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The Boston Globe

Health & wellness

Daily Dose

Is it possible to counteract aging effects of stress?

Can high levels of stress really make you age faster? That seems to be the case judging by all the gray hair President Obama has sprouted since his inauguration. Researchers, though, have more scientific ways to measure aging, using telomeres — the caps at the end of our cells’ chromosomes that protect DNA from damage. These caps shorten over time, and a new study suggests that a common form of anxiety is associated with shorter telomeres and perhaps an earlier risk of dying.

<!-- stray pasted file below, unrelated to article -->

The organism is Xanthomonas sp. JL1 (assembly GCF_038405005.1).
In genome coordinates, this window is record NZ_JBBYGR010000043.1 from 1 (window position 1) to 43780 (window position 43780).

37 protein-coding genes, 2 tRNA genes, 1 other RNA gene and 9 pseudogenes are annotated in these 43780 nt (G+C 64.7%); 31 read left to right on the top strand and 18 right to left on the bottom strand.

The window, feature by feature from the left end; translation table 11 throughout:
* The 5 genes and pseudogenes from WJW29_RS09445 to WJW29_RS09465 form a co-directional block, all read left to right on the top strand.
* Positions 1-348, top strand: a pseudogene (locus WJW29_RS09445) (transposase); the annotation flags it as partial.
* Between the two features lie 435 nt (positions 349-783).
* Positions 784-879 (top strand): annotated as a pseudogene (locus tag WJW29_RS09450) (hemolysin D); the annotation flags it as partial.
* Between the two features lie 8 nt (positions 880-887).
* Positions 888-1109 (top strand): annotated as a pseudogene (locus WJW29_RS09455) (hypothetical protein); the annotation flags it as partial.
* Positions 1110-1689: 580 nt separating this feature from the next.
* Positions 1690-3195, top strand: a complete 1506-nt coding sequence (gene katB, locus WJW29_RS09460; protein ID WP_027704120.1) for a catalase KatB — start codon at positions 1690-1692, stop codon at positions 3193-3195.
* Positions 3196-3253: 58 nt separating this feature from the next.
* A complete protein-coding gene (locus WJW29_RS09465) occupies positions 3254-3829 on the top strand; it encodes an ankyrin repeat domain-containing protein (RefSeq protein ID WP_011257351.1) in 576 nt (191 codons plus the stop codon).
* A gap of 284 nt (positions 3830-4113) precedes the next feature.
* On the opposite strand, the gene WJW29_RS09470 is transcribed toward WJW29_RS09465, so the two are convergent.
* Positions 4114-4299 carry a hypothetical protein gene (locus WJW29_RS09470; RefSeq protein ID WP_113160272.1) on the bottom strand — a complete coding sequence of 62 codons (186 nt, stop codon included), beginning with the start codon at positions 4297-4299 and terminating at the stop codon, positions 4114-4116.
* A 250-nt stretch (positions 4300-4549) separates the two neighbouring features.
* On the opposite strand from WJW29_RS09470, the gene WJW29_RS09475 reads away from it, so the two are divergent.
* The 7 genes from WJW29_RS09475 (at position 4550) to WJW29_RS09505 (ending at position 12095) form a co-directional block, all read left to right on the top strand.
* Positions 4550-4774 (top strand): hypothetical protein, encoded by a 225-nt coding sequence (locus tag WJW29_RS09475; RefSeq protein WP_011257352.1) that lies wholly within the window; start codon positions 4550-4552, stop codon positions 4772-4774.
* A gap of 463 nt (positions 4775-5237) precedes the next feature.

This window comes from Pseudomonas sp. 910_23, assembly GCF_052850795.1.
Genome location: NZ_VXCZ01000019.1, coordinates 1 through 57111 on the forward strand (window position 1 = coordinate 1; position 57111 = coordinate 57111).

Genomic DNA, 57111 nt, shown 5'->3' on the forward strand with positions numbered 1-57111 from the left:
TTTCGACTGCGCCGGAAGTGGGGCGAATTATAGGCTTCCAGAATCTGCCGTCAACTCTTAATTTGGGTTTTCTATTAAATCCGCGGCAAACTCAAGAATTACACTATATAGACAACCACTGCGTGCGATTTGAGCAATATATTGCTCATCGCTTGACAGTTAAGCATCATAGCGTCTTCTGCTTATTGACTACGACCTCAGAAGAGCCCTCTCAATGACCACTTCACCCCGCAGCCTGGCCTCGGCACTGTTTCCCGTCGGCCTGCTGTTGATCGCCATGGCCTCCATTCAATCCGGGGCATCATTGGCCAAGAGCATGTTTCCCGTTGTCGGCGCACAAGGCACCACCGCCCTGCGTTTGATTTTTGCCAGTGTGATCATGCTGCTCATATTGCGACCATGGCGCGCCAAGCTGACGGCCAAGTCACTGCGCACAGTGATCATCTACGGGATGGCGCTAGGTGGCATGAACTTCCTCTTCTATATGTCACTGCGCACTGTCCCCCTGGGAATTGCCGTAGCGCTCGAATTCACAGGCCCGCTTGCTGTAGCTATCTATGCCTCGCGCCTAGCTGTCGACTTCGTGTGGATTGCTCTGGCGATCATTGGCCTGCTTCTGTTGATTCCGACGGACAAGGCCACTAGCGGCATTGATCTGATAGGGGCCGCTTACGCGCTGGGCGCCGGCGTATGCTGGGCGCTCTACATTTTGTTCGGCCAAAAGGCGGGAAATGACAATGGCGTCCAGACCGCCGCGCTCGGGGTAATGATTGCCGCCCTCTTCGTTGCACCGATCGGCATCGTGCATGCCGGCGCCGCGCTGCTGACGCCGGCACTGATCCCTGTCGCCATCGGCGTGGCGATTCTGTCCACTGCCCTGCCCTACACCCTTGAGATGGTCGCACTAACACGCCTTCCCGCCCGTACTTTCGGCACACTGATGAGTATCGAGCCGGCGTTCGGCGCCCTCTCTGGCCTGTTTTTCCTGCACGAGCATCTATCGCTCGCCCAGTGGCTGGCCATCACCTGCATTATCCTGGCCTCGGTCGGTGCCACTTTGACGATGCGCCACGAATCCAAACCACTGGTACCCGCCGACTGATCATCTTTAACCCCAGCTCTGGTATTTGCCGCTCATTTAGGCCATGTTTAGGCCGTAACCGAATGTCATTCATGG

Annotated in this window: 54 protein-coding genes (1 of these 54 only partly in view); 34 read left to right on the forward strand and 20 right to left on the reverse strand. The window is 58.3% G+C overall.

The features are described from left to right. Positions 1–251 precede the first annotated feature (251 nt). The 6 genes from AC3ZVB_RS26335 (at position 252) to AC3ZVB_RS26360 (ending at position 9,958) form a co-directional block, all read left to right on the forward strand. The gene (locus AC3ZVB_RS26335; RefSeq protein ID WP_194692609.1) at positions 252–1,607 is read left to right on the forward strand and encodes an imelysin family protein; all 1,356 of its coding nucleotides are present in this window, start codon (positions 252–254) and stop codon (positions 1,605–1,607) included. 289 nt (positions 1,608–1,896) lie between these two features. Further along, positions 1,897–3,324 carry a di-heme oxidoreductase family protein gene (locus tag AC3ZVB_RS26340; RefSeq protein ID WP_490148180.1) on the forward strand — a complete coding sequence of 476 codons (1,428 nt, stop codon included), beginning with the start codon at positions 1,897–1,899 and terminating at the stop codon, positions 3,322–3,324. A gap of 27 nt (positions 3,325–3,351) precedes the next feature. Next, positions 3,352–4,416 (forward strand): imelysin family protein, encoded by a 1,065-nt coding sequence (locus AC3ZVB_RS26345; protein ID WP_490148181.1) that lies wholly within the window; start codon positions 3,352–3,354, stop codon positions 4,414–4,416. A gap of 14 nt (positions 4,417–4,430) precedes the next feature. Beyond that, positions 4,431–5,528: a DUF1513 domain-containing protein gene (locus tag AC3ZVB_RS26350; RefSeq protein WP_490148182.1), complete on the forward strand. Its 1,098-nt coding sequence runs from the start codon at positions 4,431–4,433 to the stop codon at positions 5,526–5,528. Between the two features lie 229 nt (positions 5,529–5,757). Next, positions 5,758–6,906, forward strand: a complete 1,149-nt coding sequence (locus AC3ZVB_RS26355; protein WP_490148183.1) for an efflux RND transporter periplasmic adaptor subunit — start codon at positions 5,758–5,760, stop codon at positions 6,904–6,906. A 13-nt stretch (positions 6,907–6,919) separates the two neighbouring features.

Brigham and Women’s Hospital researchers looked at data from 5,200 women participating in the Nurses’ Health Study and found that women with high levels of phobic anxiety — an exaggerated fear of crowds, heights, enclosed spaces, and certain social situations ­— had shorter telomeres on average compared with those of the same age who didn’t have this anxiety disorder.

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